Watch Out!
Have you ever wondered what makes your digital watch actually go? You'll find your answer at The Quartz Watch Web site. Tinkered with by inventors for the past 100 years, quartz finally emerged in consumer products during the 1960s, and today, we're lucky enough to enjoy its time-keeping benefits. Explore the wristwatch revolution for yourself at http://invention.smithsonian.org/centerpieces/quartz. You'll explore the insides of the digital watch, including time displays, batteries, integrated circuits and the quartz crystal. The site also features a colorful timeline, documenting everything quartz, including the discovery of piezoelectricity, the invention of the LCD and the introduction of the Swatch. There's also a section dedicated to cool watches, including the Seiko TV watch and the Timex Indiglo. Watch and learn.

Aesop's Fables Once upon a Web site, there was a group of students who liked storytelling and computer graphics. They lived happily in a village called www.umass.edu/aesop. The village was also home to the wise storyteller Aesop, who told tales about greed, trust and kindness. Thus, "The Tortoise and the Hare" raced each other into the virtual world. These creative students loved Aesop's stories, and they designed new versions side-by-side with the old. And everyone rejoiced, for there were stories for all ages. The moral of the story: Classic fables never go out of style. They just get restyled in the computer age.

Glued To The Tub.e
For some great technology history, tune into The MZTV Museum of Television at www.mztv.com. Enjoy the full story of television, from the mechanical scanning discs of the 1920s to the solid-state electronics of the 1970s. You'll also find factoids on its early inventors and its most famous programs, such as Felix the Cat. The 1939 World's Fair Gallery explains television's official introduction to the world. But the museum is most famous for the TV sets themselves, and the Web site is loaded with photos and cool graphics of your favorites. The Philco Predictas, for example, features wild-looking television sets from the 1950s. OK, couch potatoes. Let the channel surfing begin.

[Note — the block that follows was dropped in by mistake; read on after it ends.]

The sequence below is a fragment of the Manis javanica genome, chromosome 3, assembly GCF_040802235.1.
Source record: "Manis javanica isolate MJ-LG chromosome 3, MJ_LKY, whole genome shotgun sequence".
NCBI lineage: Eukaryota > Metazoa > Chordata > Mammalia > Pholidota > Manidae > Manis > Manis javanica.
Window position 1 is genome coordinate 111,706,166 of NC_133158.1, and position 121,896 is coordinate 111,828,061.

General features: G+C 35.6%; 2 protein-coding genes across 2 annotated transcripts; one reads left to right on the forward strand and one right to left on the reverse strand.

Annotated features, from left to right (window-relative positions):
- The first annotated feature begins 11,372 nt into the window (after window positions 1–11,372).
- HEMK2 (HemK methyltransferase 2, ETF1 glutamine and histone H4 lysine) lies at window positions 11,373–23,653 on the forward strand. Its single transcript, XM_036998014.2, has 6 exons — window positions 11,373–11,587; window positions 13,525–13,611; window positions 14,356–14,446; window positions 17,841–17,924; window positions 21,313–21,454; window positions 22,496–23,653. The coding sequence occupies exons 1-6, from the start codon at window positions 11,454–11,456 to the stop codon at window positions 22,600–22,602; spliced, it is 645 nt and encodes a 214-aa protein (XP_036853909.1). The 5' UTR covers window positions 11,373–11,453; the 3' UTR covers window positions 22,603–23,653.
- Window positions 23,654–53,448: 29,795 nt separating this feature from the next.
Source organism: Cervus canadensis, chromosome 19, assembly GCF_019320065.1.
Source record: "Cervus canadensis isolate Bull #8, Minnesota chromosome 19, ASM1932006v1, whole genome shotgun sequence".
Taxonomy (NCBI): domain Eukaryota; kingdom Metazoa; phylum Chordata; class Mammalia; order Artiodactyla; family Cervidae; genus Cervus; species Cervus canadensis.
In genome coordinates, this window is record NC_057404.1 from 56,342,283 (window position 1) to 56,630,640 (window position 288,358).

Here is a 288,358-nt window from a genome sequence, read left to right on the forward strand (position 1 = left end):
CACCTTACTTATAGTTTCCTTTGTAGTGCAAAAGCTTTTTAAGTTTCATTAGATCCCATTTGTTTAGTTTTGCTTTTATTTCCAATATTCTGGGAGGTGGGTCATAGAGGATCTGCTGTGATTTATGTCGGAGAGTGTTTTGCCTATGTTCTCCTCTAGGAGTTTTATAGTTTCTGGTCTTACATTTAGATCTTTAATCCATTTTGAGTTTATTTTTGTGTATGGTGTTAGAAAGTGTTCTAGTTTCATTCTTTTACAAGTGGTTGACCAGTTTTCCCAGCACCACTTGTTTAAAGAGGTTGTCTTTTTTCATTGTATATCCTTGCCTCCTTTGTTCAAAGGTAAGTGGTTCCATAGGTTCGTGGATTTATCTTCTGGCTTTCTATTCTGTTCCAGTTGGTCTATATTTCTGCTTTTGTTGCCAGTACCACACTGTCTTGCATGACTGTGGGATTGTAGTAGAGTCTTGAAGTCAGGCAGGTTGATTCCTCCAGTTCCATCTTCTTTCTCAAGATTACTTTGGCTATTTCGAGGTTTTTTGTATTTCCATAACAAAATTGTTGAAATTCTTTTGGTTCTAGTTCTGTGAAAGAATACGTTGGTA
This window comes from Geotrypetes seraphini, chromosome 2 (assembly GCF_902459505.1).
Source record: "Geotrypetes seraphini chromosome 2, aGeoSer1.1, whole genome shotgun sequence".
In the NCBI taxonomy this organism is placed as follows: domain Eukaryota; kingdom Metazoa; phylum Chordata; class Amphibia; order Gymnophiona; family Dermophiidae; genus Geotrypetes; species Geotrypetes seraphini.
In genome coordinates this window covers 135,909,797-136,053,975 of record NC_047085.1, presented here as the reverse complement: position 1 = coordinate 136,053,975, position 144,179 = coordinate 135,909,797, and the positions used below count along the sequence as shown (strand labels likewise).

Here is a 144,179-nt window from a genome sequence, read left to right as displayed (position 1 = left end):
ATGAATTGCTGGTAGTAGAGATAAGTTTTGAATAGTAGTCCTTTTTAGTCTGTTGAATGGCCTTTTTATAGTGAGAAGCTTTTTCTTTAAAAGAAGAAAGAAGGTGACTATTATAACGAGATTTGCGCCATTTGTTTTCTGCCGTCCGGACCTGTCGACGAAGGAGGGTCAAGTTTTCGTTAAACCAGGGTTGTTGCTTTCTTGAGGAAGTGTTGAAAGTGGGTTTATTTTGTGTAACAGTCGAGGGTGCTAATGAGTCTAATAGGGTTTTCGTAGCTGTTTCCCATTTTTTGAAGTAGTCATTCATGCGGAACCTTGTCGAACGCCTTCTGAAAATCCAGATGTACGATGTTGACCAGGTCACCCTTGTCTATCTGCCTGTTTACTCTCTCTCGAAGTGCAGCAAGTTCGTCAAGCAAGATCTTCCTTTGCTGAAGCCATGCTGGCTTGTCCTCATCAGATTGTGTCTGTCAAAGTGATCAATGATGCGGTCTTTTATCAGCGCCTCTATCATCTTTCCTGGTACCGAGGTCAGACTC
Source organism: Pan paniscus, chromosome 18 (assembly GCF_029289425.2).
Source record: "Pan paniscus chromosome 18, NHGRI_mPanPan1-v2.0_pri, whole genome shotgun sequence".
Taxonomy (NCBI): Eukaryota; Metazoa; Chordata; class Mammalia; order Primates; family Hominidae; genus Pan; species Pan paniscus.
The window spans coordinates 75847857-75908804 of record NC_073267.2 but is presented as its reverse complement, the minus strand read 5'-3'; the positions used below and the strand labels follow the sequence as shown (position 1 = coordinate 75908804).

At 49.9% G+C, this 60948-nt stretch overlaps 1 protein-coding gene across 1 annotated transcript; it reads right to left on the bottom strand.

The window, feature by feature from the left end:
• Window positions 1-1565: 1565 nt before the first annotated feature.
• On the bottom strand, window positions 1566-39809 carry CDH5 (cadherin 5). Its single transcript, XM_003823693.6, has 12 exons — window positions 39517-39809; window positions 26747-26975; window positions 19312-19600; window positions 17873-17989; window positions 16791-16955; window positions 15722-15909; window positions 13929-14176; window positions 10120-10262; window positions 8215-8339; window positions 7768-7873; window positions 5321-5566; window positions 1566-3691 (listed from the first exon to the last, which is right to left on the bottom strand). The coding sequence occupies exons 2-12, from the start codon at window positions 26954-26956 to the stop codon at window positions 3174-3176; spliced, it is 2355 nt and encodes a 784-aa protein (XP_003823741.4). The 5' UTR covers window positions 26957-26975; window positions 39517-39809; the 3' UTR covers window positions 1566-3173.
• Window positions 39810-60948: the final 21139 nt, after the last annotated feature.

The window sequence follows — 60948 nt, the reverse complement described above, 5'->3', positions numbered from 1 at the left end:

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Be a 4Kids Detective

When you know the answers to the questions below, enter your answers. If you are correct, you will become a "4Kids Detective of the Week." If a question is not answered it is considered wrong. Good luck.

1. The Swatch watch first appeared in what year?

2. The Philco Holiday television cost how much in 1958?
3. What is the moral of Aesop's "The Lion and the Mouse"?
Slow and steady wins the race.
A stitch in nine saves lives.
Little friends may prove great friends.

Ask Amy
Dear Amy: How can I send my grandmother a picture I drew on the computer? --Robert, Iowa City, Iowa
Dear Robert: You can e-mail pictures by attaching them to an e-mail. With e-mail, it's easy to keep your friends and family updated by sending pictures, video clips, sounds and many other documents as "attachments" to your e-mail. In most e-mail programs, you just push an "attach" button and select the file you wish to send. For more help with attachments, check out www.pei.sympatico.ca/help/Email/attachments.html. (This site is no longer available.)

Dear Amy: What's the difference between GIF and JPEG? --Laura, Selma, Ala.
Dear Laura: GIF and JPEG files are the most commonly used file types for displaying graphics on the World Wide Web. GIF (pronounced either like "Jiff" or like "Gift") stands for "Graphics Interchange Format" and is best used for logos and line-art graphics with few colors. JPEG (pronounced "Jay Peg") is widely used to display photographic images. To learn more, see The Mercy Web Club Guide to Web Publishing at www.mercyhs.org/webclub/guide.htm#graphics and be sure to check out the "online comparison of GIF and JPEG graphic formats" link. (This site is no longer available.)

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